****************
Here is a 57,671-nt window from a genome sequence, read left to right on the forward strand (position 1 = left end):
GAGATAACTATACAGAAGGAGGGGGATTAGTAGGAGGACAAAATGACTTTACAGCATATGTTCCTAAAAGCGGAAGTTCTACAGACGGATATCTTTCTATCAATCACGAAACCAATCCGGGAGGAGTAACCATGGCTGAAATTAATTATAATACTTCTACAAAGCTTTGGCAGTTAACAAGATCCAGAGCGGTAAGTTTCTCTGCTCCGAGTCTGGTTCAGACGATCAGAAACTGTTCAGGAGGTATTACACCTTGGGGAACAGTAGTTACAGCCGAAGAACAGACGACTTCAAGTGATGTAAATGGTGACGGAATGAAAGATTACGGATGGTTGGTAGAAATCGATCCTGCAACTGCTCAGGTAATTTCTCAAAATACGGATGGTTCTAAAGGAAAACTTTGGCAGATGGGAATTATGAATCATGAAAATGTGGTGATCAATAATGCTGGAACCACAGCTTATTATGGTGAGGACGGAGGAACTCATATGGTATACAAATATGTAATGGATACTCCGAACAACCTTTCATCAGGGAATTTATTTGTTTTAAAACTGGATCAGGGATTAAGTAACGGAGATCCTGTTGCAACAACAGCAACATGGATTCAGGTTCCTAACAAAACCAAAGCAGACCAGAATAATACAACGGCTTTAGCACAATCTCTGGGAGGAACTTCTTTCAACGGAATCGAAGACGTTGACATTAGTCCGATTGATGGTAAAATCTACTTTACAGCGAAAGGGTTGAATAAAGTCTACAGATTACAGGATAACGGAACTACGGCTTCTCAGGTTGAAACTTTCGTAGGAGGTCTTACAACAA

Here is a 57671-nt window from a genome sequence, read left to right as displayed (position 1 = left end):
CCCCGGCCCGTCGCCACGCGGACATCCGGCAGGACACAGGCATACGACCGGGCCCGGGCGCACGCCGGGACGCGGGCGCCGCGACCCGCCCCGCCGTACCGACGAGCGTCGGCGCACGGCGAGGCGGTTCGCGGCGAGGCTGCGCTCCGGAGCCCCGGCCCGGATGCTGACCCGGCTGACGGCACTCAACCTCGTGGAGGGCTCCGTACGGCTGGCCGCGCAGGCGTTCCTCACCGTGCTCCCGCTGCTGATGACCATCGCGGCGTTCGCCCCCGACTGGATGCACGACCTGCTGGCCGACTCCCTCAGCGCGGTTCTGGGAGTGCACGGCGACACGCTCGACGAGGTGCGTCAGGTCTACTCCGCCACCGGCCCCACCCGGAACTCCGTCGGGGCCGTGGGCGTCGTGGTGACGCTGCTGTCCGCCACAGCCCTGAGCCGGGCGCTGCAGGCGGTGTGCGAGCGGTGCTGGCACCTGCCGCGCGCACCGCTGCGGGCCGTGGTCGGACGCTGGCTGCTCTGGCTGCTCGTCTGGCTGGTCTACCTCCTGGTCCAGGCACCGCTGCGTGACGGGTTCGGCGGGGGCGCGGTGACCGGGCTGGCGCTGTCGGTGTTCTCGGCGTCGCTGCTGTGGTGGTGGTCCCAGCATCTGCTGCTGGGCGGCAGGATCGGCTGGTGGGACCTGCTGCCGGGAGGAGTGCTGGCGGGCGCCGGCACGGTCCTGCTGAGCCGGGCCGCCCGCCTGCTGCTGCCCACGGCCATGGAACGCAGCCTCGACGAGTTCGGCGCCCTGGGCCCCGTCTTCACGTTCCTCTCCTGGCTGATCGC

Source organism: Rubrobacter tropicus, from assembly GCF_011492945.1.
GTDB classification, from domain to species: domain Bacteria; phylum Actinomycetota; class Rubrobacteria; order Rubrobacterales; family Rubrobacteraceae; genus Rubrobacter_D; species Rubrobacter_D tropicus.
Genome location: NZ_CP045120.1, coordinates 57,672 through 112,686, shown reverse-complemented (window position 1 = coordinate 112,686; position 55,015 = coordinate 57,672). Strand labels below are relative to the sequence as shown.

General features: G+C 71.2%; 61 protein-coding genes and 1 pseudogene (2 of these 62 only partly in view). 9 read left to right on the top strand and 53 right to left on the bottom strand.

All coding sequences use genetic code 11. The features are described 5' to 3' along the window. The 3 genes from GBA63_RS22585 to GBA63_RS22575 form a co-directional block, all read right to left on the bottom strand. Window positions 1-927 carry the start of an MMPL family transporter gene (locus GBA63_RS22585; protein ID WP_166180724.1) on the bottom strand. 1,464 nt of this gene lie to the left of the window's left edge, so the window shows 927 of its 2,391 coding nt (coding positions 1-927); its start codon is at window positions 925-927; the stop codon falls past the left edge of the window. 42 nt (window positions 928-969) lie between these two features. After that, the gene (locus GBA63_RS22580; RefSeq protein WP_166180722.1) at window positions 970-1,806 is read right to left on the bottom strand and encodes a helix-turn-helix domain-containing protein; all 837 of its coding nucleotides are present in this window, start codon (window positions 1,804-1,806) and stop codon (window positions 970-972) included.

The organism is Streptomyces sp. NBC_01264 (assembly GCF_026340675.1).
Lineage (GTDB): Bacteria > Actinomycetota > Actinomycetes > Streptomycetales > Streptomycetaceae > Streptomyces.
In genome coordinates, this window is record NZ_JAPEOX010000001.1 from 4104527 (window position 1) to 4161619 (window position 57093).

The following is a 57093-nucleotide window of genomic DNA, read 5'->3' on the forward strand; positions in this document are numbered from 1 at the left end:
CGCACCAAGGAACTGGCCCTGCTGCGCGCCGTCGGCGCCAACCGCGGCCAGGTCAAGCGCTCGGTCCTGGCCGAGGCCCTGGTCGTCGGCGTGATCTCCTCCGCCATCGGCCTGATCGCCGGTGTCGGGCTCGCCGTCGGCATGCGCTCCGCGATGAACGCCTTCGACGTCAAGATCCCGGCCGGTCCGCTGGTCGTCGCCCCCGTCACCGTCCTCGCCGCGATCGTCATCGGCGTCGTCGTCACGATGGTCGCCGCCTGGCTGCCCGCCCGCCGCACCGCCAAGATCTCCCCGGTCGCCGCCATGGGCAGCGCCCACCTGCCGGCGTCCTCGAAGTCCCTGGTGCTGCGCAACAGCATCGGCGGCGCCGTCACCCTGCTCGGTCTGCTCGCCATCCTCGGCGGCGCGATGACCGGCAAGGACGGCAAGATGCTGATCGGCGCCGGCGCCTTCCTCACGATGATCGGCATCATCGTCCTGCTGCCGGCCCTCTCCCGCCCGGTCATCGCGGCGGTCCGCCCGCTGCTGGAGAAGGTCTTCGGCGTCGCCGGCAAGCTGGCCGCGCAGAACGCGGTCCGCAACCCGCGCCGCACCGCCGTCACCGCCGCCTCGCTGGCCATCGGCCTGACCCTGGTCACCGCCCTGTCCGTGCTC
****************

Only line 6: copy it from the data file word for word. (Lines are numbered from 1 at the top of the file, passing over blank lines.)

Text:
GTDB classification, from domain to species: domain Bacteria; phylum Actinomycetota; class Rubrobacteria; order Rubrobacterales; family Rubrobacteraceae; genus Rubrobacter_D; species Rubrobacter_D tropicus.